Despite this variety of the data, the main message remains the same for all the studies, as we also state in the conclusion of our article—that EDE may serve as a useful screening tool for exercise-induced PAP increase, but that right-sided heart catheterization remains the gold standard for the diagnosis of PH.

Kovacs G, Maier R, Aberer E, et al. Assessment of pulmonary arterial pressure during exercise in collagen vascular disease: echocardiography vs right-sided heart catheterization. Chest. 2010;1382:270-278. [CrossRef] [PubMed]
 
Galiè N, Hoeper MM, Humbert M, et al; Task Force for Diagnosis and Treatment of Pulmonary Hypertension of European Society of Cardiology (ESC) Task Force for Diagnosis and Treatment of Pulmonary Hypertension of European Society of Cardiology (ESC) European Respiratory Society (ERS) European Respiratory Society (ERS) International Society of Heart and Lung Transplantation (ISHLT) International Society of Heart and Lung Transplantation (ISHLT) Guidelines for the diagnosis and treatment of pulmonary hypertension. Eur Respir J. 2009;346:1219-1263. [CrossRef] [PubMed]
 
Kovacs G, Berghold A, Scheidl S, Olschewski H. Pulmonary arterial pressure during rest and exercise in healthy subjects: a systematic review. Eur Respir J. 2009;344:888-894. [CrossRef] [PubMed]
 
Tolle JJ, Waxman AB, Van Horn TL, Pappagianopoulos PP, Systrom DM. Exercise-induced pulmonary arterial hypertension. Circulation. 2008;11821:2183-2189. [CrossRef] [PubMed]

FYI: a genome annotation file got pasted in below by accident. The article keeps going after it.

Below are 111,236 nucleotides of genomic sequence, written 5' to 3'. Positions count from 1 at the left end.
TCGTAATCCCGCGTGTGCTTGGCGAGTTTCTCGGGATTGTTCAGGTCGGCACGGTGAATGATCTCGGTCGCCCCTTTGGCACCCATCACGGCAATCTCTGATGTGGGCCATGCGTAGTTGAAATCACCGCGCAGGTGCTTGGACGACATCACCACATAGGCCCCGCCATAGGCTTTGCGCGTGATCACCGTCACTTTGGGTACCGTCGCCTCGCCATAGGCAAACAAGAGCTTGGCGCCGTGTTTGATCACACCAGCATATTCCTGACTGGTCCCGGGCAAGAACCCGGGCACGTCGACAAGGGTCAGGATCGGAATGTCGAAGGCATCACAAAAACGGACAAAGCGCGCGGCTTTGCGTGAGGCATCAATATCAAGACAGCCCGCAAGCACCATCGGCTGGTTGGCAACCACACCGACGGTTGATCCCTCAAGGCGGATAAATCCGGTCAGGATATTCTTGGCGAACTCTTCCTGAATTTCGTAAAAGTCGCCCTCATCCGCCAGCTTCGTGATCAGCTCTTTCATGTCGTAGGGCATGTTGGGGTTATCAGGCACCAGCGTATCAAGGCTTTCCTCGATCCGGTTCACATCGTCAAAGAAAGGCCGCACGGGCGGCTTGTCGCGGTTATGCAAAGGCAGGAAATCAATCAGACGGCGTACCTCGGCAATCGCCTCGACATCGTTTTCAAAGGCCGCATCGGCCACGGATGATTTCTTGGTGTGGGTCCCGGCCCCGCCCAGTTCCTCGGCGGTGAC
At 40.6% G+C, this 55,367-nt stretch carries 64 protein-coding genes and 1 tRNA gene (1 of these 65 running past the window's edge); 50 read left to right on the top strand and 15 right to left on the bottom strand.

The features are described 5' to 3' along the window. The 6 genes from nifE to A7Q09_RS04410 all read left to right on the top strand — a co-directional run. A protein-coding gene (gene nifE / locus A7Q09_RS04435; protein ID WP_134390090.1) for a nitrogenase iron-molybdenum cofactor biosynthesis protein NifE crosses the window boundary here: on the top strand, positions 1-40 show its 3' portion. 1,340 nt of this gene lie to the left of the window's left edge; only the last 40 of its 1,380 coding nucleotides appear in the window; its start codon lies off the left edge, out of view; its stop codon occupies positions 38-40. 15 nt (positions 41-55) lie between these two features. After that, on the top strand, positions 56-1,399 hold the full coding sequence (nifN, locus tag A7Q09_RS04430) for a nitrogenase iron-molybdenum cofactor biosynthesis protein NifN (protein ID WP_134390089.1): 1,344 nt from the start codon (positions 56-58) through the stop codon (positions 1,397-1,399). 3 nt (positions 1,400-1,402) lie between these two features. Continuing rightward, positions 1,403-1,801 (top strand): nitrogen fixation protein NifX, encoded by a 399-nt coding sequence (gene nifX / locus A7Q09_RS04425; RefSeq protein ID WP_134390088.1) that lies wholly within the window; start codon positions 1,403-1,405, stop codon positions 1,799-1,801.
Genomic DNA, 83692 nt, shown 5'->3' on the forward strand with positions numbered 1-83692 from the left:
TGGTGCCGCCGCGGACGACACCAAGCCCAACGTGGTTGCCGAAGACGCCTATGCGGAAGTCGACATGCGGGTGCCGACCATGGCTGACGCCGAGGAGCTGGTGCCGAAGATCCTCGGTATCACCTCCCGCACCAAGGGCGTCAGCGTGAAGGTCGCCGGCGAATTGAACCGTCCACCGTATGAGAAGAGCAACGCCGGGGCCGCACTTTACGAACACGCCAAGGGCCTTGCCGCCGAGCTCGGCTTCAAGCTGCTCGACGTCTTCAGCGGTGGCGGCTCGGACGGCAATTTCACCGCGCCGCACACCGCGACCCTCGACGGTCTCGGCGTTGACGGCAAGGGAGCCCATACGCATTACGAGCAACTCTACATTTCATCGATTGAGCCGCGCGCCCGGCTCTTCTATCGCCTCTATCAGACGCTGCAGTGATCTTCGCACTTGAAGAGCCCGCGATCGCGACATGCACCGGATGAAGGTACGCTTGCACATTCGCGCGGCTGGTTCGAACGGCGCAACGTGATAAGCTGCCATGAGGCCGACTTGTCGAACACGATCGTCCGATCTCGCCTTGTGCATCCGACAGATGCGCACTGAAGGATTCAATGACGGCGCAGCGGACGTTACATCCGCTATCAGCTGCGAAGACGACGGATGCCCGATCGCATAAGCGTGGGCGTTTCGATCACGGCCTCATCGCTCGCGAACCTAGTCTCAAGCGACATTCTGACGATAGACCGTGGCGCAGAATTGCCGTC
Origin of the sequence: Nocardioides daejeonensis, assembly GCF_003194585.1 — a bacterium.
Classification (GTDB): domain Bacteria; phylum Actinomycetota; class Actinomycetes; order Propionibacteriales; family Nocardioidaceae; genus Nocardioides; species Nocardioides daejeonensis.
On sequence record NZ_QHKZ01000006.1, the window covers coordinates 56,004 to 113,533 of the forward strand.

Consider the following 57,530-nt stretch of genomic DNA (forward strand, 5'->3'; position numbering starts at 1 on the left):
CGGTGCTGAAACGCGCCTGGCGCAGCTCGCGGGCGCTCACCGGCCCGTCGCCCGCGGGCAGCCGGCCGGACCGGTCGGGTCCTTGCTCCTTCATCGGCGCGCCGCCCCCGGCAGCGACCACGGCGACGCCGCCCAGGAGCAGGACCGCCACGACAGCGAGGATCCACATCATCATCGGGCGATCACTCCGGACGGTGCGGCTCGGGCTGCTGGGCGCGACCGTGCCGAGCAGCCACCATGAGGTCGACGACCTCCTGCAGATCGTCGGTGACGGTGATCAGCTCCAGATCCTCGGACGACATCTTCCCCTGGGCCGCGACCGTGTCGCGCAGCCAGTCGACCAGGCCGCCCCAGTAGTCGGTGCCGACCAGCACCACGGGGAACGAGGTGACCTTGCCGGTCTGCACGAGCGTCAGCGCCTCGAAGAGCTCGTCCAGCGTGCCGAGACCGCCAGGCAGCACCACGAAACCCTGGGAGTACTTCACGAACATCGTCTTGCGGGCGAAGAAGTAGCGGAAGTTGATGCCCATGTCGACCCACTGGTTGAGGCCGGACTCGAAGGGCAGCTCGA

Kovacs G, Maier R, Aberer E, et al. Borderline pulmonary arterial pressure is associated with decreased exercise capacity in scleroderma. Am J Respir Crit Care Med. 2009;1809:881-886. [CrossRef] [PubMed]
 
Steen V, Chou M, Shanmugam V, Mathias M, Kuru T, Morrissey R. Exercise-induced pulmonary arterial hypertension in patients with systemic sclerosis. Chest. 2008;1341:146-151. [CrossRef] [PubMed]
 

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References

Kovacs G, Maier R, Aberer E, et al. Assessment of pulmonary arterial pressure during exercise in collagen vascular disease: echocardiography vs right-sided heart catheterization. Chest. 2010;1382:270-278. [CrossRef] [PubMed]
 
Galiè N, Hoeper MM, Humbert M, et al; Task Force for Diagnosis and Treatment of Pulmonary Hypertension of European Society of Cardiology (ESC) Task Force for Diagnosis and Treatment of Pulmonary Hypertension of European Society of Cardiology (ESC) European Respiratory Society (ERS) European Respiratory Society (ERS) International Society of Heart and Lung Transplantation (ISHLT) International Society of Heart and Lung Transplantation (ISHLT) Guidelines for the diagnosis and treatment of pulmonary hypertension. Eur Respir J. 2009;346:1219-1263. [CrossRef] [PubMed]
 
Kovacs G, Berghold A, Scheidl S, Olschewski H. Pulmonary arterial pressure during rest and exercise in healthy subjects: a systematic review. Eur Respir J. 2009;344:888-894. [CrossRef] [PubMed]
 
Tolle JJ, Waxman AB, Van Horn TL, Pappagianopoulos PP, Systrom DM. Exercise-induced pulmonary arterial hypertension. Circulation. 2008;11821:2183-2189. [CrossRef] [PubMed]
 
Kovacs G, Maier R, Aberer E, et al. Borderline pulmonary arterial pressure is associated with decreased exercise capacity in scleroderma. Am J Respir Crit Care Med. 2009;1809:881-886. [CrossRef] [PubMed]
 
Steen V, Chou M, Shanmugam V, Mathias M, Kuru T, Morrissey R. Exercise-induced pulmonary arterial hypertension in patients with systemic sclerosis. Chest. 2008;1341:146-151. [CrossRef] [PubMed]